I never want these moments to become marathons, so I try to get a grip on my gripes by redirecting my attention. I do this by thinking less about my perceived misery and more on the character and promises of God.

A passage of Scripture that picks me up when I’m feeling down is Psalm 136. It’s a reflection on God’s mercy or the “steadfast love of God.”

The first three verses of this Psalm begin will a call to give thanks to God and each of its twenty-six verses reminds us that God’s mercy endures forever.

This Psalm is a diary of some of the defining moments in history when God intervened in an awesome display of His power:

  • The power of God is seen in His creative acts (136:5-9).
  • The power of God is seen in His faithful deliverance of His people (136:10-15).

The last four verses of this Psalm can strengthen your resolve when you realize that you are never beyond the reach of God, and He will remember you (136:23), rescue you (136:24), and He will restore you through His steadfast love endures forever (136:26).

More Super Than The Moon

MOONThere are those times that a person can become so self-absorb, that he acts as though he is the center of the universe.  Then again, there are those cloudless nights when you seem insignificant in comparison to the starlit sky and a brightly shining super moon.

There are a few times each year when the proximity of the moon is so close to the earth, that every star and constellation is dim in comparison to its shimmering beauty.

According to Andrew Fazekas, January1, 2018 might be such a night. Tonight, the distance between the earth and moon will be only 221,559 miles, and Fazekas has said this is why the moon will appear to be so large.

To keep things in perspective, 221,559 miles is well beyond the lifetime of most vehicles.  It is also the distance between Wichita, Kansas and the North Pole; that’s 30 roundtrips excursions to the North Pole and back.

When I witness the beauty of the night sky or I’m mesmerized by a glorious sun that signals the dawn of a new day, I’m reminded of David’s exclamation in the Psalms: The heavens declare the glory of God, and the sky above proclaims his handiwork (19:1).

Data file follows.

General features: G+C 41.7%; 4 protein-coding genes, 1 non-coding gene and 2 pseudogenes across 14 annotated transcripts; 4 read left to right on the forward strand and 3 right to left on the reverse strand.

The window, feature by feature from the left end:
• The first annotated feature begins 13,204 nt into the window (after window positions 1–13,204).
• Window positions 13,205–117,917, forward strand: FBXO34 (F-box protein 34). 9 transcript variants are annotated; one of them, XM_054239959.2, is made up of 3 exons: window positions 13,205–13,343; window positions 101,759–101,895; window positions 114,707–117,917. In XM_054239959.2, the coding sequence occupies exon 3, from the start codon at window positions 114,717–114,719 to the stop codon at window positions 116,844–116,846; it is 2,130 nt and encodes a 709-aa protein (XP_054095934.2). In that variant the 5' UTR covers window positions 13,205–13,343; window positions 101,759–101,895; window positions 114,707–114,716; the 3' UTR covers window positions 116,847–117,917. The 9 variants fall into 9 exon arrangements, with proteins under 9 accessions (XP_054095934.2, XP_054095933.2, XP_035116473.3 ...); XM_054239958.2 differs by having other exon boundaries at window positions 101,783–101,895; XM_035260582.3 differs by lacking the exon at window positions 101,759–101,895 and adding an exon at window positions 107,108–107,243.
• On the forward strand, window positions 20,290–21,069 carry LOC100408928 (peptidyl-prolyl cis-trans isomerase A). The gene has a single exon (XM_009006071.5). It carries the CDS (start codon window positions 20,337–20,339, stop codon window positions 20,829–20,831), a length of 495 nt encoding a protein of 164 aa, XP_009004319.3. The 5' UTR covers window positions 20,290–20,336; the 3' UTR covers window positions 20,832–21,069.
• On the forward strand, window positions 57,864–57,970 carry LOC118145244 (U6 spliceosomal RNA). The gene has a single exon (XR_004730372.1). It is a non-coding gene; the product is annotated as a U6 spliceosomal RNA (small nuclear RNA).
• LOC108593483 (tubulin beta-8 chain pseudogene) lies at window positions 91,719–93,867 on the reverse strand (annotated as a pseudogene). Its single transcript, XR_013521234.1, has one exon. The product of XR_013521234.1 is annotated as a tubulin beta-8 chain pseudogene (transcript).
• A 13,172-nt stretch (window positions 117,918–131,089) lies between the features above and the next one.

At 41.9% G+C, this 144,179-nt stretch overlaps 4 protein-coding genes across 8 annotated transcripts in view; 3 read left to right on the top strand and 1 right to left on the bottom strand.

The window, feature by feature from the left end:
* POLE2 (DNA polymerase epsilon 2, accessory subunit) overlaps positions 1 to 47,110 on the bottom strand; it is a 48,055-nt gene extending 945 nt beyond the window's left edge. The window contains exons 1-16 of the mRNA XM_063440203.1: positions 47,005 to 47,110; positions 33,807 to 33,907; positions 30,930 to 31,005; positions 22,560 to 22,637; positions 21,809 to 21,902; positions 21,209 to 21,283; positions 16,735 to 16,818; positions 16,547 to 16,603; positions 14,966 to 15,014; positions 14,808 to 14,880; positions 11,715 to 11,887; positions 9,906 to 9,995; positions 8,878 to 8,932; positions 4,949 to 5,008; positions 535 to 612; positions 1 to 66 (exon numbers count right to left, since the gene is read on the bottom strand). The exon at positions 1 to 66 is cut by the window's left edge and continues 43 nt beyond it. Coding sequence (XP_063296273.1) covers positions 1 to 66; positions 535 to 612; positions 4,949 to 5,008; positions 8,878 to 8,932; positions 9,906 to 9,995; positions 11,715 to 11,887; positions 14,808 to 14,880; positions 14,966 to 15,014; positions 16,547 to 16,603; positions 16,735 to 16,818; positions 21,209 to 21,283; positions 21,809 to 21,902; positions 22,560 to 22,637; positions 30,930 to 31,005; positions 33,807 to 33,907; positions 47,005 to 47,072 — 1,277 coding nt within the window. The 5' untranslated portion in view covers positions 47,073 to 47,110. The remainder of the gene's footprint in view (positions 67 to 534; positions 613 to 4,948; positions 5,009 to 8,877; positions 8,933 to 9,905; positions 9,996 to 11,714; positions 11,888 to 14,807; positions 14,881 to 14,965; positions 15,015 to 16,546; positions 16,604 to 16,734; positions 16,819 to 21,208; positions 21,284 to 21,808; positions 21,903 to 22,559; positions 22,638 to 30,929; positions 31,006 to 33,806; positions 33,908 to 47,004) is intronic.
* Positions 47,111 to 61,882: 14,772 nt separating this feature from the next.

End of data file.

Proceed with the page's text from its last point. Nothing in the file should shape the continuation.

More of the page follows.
I encourage you to step outside tonight and to take a peek at the “handiwork” of god that He has painted on His celestial canvas; then, step back inside and read from Psalm 8. As you read from this Psalm, you may realize that you’re the most beautiful part of God’s magnificent creation. And, from God’s perspective you’re more super than the moon.

Thanksgiving’s Golden Rule

macys-parade-tom-the-turkeyTraditions are a large part of many of our holiday celebrations.  An absolute essential for some homes is to halt all activity to watch the march of Macy’s Thanksgiving Day Parade. The ritual in other homes will involve football and the riotous cheering or jeering as favorite teams either win or lose.

While the Macy’s Day Parade, the game of football, and other long-held traditions can be good, they are as listless as your turkey-stuffed grandpa when he crashes on the sofa, if they fail to observe the Golden Rule of Thanksgiving.

The rule is not a third piece of whip cream-covered pumpkin pie: it is the peace of God and letting it rule your heart.

In a world of trials and tragedies, it is the peace of God that will carry you through your personal times of heartache and turmoil.  A key principle of the Golden Rule is the jewel of thanksgiving.  Paul spoke of this in one of his letters (Colossians 3:14-17):